Don't be scared! You often hear people say that the most successful people aren't afraid to fail. The funny thing is that I when I reflect on my life the only time I've ever truly failed was when I would get into my own head and wouldn't try. Yes, things haven't always worked out the way I wanted to, but they weren't failures in my book. So in short, you will only fail if you don't try.

    What’s been your favorite moment of being the EIC of Bunch? 
    The Dream Issue was a huge game changer for us. It came out right after I quit my job so I had the time to really dissect what was and wasn't working. To get the notification that this particular issue sold out meant that I was on the right path and to trust my instincts more often. 

    How did you feel when you found out you’d won? Were you completely surprised? 
    I was overwhelmed with joy and very surprised. When I entered I felt like, "Yes, I can actually win this!" Needless to say actually winning was a whole other ballgame. Quitting my job and moving from NY back to my hometown LA was a lot of transition for me. I was experiencing a ton of emotions on a daily basis, even questioning whether or not I had made the right decision for my life. To win was more than just a check, it was two companies that I love and admire acknowledging that what I'm doing matters. It was also the nudge I needed from the universe telling me to keep pushing forward.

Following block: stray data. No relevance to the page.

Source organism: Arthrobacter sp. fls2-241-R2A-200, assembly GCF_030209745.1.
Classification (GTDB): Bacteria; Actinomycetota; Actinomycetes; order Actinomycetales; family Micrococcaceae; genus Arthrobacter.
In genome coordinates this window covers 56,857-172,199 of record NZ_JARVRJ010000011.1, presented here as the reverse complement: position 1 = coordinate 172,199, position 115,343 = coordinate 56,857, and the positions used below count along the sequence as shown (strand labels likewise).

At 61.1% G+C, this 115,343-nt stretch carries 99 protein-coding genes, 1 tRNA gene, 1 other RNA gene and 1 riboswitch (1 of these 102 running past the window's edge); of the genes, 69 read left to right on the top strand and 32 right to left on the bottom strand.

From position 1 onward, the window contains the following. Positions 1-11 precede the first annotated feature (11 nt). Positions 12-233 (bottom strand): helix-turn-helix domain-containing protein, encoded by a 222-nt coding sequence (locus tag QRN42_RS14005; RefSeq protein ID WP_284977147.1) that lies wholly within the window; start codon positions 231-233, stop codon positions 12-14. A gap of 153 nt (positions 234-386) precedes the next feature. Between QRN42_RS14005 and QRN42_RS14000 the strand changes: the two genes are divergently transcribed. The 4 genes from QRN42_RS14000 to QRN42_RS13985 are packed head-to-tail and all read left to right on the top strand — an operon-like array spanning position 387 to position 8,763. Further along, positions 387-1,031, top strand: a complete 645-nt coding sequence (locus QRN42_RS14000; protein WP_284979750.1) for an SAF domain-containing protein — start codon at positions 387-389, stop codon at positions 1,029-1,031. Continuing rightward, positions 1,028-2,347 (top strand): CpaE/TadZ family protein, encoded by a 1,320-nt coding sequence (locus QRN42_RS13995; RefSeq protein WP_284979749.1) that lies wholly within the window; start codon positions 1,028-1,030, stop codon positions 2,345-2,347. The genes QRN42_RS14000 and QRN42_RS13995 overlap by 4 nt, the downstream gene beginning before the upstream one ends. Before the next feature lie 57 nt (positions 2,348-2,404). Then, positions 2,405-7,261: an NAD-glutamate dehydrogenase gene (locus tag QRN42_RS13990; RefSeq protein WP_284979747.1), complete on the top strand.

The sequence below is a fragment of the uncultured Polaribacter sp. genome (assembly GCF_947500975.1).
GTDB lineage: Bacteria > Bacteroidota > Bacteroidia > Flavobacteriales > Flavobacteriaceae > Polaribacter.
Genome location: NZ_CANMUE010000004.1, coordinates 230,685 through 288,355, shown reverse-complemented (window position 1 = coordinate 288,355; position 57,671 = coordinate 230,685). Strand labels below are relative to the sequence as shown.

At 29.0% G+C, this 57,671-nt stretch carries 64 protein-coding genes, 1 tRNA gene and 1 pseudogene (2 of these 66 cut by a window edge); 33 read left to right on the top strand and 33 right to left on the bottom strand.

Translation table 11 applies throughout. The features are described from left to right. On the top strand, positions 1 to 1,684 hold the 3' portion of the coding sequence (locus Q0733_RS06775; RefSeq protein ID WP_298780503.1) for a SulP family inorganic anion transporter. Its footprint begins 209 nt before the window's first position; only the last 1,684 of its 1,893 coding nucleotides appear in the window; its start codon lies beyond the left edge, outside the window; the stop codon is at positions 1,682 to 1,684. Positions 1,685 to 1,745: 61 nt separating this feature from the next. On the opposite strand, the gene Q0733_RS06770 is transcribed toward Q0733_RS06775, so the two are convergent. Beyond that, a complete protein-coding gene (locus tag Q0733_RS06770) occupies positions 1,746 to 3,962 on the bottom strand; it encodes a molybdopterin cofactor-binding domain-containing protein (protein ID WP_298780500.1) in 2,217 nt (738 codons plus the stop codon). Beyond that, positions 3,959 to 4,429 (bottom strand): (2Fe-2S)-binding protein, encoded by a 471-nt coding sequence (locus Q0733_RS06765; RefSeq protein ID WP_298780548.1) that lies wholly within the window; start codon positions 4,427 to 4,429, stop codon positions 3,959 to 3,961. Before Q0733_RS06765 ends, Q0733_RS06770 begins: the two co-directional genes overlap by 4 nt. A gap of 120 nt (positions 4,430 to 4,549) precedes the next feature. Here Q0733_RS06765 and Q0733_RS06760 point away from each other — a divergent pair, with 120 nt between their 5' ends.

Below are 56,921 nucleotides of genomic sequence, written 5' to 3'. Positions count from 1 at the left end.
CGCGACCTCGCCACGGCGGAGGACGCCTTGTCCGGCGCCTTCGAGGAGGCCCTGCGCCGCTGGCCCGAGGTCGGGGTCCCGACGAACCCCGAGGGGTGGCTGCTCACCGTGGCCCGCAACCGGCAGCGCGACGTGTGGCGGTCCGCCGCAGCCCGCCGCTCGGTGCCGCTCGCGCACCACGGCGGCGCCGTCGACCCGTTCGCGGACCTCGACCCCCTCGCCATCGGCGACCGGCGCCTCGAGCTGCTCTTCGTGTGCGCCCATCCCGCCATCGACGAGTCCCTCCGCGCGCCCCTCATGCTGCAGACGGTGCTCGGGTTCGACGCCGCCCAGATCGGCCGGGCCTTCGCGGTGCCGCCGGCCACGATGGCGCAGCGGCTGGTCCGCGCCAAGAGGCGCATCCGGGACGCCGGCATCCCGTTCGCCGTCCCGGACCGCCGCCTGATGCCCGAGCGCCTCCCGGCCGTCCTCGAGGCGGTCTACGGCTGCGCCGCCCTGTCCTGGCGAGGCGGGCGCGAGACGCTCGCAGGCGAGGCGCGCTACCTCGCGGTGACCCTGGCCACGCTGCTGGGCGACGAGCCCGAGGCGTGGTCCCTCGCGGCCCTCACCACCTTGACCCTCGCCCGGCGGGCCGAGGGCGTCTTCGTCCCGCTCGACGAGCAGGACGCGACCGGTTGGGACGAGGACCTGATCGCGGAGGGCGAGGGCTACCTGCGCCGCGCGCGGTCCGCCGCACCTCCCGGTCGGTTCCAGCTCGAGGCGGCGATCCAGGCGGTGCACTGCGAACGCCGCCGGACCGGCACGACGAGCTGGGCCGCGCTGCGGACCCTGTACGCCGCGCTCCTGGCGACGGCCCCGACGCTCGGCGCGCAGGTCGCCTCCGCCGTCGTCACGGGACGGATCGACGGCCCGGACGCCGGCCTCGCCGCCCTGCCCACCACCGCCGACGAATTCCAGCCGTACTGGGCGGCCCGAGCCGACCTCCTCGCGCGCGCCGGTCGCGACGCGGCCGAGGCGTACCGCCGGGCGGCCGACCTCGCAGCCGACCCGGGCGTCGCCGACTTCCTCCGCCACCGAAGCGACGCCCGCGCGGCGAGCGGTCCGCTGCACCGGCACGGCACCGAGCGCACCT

Can you share more about what you’ll use the prize money for? 
    I'm spending the money on hiring staff to help with sales so that we can pay our generous network of contributors what they deserve. Someone on Instagram said that this was not just a win for BUNCH but a win for the entire creative community and I thought that was so true.

    To you, what does being a Dreamer and a Doer mean? 
    Being a Dreamer and a Doer can be two totally separate things if you let them. A person who embodies both is someone who understands that imagination is just as important as action and will never prioritize one over the other when pursuing their goals. 

    Meet Lizzy this Friday, June 12, where she'll be speaking on the “Real Talk” Innovation Panel at Northside Festival in Brooklyn, NY — learn more here.